Peter, I've interleaved my comments with yours below...
>> It says it's waterproof, but I wonder if it matches the protection of the
I read "water resistant" rather than waterproof. As with any electronic
equipment, you would want to protect it from moisture of all sorts.
>> It doesn't mention the resolution of the screen itself. My
>> experiences with the electronic viewfinder in my camera show that this
>> is very important. It can be very hard to find or follow a target if
>> the resolution is too low. The fact that you have to remove the normal
>> eyepiece to use this could be a pest with moving, hard to see birds.
I suspect that a 2.4" screen would have a reasonable resolution - but
clearly not the 5Mb that you will get in photos. I have seen another device
like this that has a conventional eyepiece AND a digital camera (I have a
feeling that it was Bushnell, but I can't remember). Nonetheless, you would
have exactly the same problems with this as you would with any non-DSLR
>> It has a light shield around the screen. Hopefully that would allow
>> it to be used in strong sunlight. I guess with a scope you could shield
>> it from stray light with your hand, something that's difficult with a
I think that the light-shield is essential - with a conventional camera, it
is held horizontal - meaning that the sun is usually higher than your eye
when looking at the screen. With this device, the screen is angled upwards
(like an angled scope versus a straight scope). The light-shield will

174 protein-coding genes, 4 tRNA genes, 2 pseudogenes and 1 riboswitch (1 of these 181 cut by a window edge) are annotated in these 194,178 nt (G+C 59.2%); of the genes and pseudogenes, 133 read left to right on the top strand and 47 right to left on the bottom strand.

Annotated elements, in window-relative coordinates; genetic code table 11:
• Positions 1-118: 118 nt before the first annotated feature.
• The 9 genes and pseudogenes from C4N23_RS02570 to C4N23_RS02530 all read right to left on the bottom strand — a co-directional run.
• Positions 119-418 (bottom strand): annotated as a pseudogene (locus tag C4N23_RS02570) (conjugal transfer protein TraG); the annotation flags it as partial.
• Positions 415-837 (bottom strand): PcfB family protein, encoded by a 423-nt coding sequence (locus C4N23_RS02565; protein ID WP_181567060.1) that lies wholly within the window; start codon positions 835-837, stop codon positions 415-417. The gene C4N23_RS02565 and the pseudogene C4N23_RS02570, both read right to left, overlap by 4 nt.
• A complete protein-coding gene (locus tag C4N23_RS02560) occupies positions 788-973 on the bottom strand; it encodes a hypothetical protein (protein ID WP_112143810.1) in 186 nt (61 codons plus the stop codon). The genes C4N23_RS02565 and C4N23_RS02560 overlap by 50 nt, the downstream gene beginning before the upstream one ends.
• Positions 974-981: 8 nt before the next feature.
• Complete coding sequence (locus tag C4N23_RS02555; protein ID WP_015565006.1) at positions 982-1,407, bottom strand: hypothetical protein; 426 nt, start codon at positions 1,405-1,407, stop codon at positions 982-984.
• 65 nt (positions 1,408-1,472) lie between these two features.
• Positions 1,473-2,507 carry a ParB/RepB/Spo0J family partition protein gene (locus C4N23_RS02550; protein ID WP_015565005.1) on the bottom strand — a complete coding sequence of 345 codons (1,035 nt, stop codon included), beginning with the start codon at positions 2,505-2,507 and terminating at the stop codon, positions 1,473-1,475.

protect the screen from direct sunlight that would otherwise make it
>> I wonder if this could actually be better than a normal eyepiece in
>> low light.
Maybe, but probably not. It's not a night-vision device. I use a DSLR, so
haven't really looked at electronic viewfinders in low light (except when I
use my mobile phone camera at rock concerts!) In my experience, directly
viewing the subject, whether by eye alone or through glass is better than
electronic viewfinders in low light, with the obvious exception of infra-red
or night-vision devices.
>> It comes with a Kowa mount, but you can get adapters for the other
>> high end scopes. I wonder if it could be made to work on any other
If you're going to invest in a device like this, you would only do so if you
had high-quality glass - so it's not really surprising that they support the
>> I feel that devices like these can never match a proper camera with
>> its own lens, but I also can't help feeling that the camera-less scopes
>> and binoculars we all wander around with are a bit primitive because
>> they can't capture what we see. Hopefully these types of devices,
>> including "digi-binos", will develop to the stage where they're useful
>> and discrete enough that we can all capture what we're seeing without
I've seen some pretty good digiscoping photos. With the right combination of
equipment, a scope attached to the front of a camera can be very, very good.
I guess with this device, the proof will be in the photos. Perhaps once
someone has bought one and published some photos we can make an informed
decision. With a poor combination of camera and scope, you're absolutely
right - the pictures can be pretty average, to say the least.
I must admit, I'm quite interested in this device. I may give it a go...
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